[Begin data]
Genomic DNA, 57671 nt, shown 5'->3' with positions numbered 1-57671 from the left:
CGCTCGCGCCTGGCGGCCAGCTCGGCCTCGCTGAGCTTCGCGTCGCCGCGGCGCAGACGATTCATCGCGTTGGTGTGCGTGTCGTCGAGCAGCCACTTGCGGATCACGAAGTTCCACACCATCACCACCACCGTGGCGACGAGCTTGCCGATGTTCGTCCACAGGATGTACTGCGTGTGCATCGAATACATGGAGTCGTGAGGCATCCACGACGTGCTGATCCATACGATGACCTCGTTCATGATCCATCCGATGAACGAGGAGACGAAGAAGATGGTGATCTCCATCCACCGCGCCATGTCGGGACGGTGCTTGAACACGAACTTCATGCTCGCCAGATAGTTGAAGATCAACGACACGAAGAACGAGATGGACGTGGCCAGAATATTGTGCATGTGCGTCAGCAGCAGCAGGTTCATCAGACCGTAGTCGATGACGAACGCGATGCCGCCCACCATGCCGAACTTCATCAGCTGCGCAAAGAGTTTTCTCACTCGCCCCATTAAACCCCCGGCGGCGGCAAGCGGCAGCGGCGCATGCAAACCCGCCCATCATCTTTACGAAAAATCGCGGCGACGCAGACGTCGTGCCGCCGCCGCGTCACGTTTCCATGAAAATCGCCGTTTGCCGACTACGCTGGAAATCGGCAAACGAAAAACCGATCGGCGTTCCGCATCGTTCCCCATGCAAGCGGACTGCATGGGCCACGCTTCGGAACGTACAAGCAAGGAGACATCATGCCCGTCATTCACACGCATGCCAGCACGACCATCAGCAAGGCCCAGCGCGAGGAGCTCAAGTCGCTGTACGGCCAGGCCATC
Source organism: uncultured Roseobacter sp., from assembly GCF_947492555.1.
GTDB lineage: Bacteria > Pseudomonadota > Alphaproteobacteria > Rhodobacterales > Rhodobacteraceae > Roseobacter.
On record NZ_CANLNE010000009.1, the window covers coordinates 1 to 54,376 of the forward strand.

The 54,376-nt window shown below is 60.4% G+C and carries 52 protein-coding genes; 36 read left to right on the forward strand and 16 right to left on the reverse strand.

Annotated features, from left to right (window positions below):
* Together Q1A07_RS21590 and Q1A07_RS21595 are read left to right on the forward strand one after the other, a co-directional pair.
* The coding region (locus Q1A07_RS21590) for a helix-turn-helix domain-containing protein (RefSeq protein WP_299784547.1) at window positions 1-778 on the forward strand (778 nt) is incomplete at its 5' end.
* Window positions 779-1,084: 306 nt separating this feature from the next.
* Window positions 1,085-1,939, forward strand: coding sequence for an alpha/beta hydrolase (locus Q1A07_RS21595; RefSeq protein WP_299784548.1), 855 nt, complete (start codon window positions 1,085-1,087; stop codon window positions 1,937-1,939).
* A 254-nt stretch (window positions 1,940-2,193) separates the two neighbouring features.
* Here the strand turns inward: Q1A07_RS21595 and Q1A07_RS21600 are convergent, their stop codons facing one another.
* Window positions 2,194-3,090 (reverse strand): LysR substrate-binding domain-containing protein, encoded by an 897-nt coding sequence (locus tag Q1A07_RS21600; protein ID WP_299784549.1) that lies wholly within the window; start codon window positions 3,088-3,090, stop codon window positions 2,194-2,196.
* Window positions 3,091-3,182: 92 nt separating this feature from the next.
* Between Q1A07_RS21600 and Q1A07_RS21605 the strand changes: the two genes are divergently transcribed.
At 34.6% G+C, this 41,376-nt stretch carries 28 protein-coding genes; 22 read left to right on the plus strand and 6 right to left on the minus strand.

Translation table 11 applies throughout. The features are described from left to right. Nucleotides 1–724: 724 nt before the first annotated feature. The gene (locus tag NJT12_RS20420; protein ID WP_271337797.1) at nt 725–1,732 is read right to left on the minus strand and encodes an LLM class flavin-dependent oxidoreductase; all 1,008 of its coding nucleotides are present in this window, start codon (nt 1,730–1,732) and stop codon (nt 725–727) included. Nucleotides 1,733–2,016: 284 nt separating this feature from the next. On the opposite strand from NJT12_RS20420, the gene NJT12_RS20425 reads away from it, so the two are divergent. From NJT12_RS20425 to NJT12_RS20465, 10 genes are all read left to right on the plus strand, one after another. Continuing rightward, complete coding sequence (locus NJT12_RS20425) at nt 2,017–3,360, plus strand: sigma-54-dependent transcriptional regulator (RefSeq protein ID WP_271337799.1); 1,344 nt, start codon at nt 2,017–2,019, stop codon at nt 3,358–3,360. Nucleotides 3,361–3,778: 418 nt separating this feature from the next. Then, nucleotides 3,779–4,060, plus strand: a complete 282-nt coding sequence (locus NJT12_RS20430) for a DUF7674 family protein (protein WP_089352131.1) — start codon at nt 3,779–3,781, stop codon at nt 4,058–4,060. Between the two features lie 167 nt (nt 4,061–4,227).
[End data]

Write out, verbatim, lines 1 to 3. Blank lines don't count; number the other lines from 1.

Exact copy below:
Genomic DNA, 57671 nt, shown 5'->3' with positions numbered 1-57671 from the left:
CGCTCGCGCCTGGCGGCCAGCTCGGCCTCGCTGAGCTTCGCGTCGCCGCGGCGCAGACGATTCATCGCGTTGGTGTGCGTGTCGTCGAGCAGCCACTTGCGGATCACGAAGTTCCACACCATCACCACCACCGTGGCGACGAGCTTGCCGATGTTCGTCCACAGGATGTACTGCGTGTGCATCGAATACATGGAGTCGTGAGGCATCCACGACGTGCTGATCCATACGATGACCTCGTTCATGATCCATCCGATGAACGAGGAGACGAAGAAGATGGTGATCTCCATCCACCGCGCCATGTCGGGACGGTGCTTGAACACGAACTTCATGCTCGCCAGATAGTTGAAGATCAACGACACGAAGAACGAGATGGACGTGGCCAGAATATTGTGCATGTGCGTCAGCAGCAGCAGGTTCATCAGACCGTAGTCGATGACGAACGCGATGCCGCCCACCATGCCGAACTTCATCAGCTGCGCAAAGAGTTTTCTCACTCGCCCCATTAAACCCCCGGCGGCGGCAAGCGGCAGCGGCGCATGCAAACCCGCCCATCATCTTTACGAAAAATCGCGGCGACGCAGACGTCGTGCCGCCGCCGCGTCACGTTTCCATGAAAATCGCCGTTTGCCGACTACGCTGGAAATCGGCAAACGAAAAACCGATCGGCGTTCCGCATCGTTCCCCATGCAAGCGGACTGCATGGGCCACGCTTCGGAACGTACAAGCAAGGAGACATCATGCCCGTCATTCACACGCATGCCAGCACGACCATCAGCAAGGCCCAGCGCGAGGAGCTCAAGTCGCTGTACGGCCAGGCCATC
Source organism: uncultured Roseobacter sp., from assembly GCF_947492555.1.